Maybe your child's classmates are talking. Perhaps she's becoming more skeptical of magic. Or you possibly forgot to replace the tooth under his pillow last night. (Oops!) Whatever the reason, your child is asking, "Is the tooth fairy real?" and you're not sure how to respond. Simply take a deep breath, follow these tips, and remember that your little one's healthy teeth are what matters most.
How to Answer the Question "Is the Tooth Fairy Real?"
Medically Reviewed By Colgate Global Scientific Communications
How to Talk to Your Child About the Tooth Fairy
Parents have kept the idea of the tooth fairy alive for generations. This benevolent being adores young children and is grateful for those healthy, white baby teeth. With the help of some easy tooth fairy ideas, she can make the whole ordeal of your child's teeth falling out both fun and magical. Plus, the tooth fairy provides an excellent incentive for encouraging young kids to pay attention to their oral health and take care of their teeth. So what do you do when your child questions her existence? Just follow these strategies.
Follow Your Child's Lead
Is your child looking for the truth or only reassurance to keep on believing? A great way to determine the answer is to respond, "Why do you ask?" or "What do you think?" If he or she seems ready for the truth, give it to them. However, if they want to hold on to the story a bit longer, simply say, "Well, I absolutely believe in the magic of the tooth fairy!"
Consider Your Child's Age
Your child's age might also determine how you want to respond to the question. It might cause social issues if your preschooler tells other children in the sandbox that there's no tooth fairy. On the other hand, your middle schooler might receive some unpleasant teasing if he or she still believes. Sometimes it's necessary to gauge your response by the impact continued belief will have on your child when among peers.
Be Gentle with Your Response
Even if your child is confident, they know the truth, confirmation from a parent or guardian can be pretty rattling. Explain how the tradition has been passed on for decades. Then, remind them how much fun they had putting their tooth under their pillow, writing a letter, or waking up the next morning to find their prize. Tell your child that parents become the tooth fairy because they love seeing their child's joy.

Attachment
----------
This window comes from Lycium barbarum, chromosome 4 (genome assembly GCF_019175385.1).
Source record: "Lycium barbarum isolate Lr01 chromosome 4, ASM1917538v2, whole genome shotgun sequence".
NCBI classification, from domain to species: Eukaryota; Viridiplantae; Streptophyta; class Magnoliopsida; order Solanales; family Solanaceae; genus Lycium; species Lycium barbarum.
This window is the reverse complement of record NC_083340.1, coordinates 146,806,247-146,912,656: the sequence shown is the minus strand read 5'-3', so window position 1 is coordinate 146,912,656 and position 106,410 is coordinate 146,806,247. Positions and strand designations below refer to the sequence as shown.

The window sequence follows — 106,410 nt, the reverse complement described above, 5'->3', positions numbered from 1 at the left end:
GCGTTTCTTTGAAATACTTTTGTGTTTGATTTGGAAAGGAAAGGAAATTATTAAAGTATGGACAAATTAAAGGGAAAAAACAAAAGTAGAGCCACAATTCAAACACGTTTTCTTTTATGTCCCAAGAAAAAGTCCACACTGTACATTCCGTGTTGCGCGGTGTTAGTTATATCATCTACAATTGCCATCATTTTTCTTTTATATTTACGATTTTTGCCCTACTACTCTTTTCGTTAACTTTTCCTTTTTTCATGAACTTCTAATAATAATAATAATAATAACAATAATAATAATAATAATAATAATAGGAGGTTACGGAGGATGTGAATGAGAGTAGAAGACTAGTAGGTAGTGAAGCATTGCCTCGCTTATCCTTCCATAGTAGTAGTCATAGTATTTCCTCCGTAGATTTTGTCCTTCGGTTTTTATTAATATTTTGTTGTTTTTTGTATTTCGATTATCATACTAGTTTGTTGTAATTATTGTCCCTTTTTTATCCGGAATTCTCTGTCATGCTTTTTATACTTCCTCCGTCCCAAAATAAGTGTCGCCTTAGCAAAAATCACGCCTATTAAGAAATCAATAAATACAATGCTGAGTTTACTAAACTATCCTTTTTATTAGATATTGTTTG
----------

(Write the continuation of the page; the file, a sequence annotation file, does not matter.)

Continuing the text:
Be Prepared for Their Response
Children will respond in many ways to the truth about the tooth fairy. Some may laugh, thinking about how silly their parents are for sneaking in their room and stealing their teeth. Others may cry and grieve an innocent piece of childhood lost. Still, others might get angry that they were misled in the first place. However your child responds, be patient, and reassure him or her that everything was done out of love.
What to Do After They Know the Truth
Once your child finds out the truth, you need to determine how to move forward. Here are a few topics you should cover in the conversation:
- Keeping the secret. Remind them about the significance of keeping the secret and not ruining the fun for younger siblings and other children.
- Prioritizing oral health. Don't miss out on an opportunity to discuss the importance of maintaining healthy oral habits. These habits mean correctly brushing your teeth twice a day, flossing once a day, and visiting the dentist every six months.
- Celebrating future lost teeth. Just because the secret's out doesn't mean your child can't participate in the tooth fairy fun. However, if he or she feels too old for the tradition, find other ways to celebrate. Maybe you can reward them with a new toothbrush, a good book, or their favorite dinner.
Losing baby teeth is a rite of passage, and this time is all about growing up and learning how to take care of the teeth they will have for the rest of their lives. The magic does not have to end with the question, "Is the tooth fairy real?" You can make it special and meaningful whether the tooth fairy is around or not!
This article is intended to promote understanding of and knowledge about general oral health topics. It is not intended to be a substitute for professional advice, diagnosis or treatment. Always seek the advice of your dentist or other qualified healthcare provider with any questions you may have regarding a medical condition or treatment.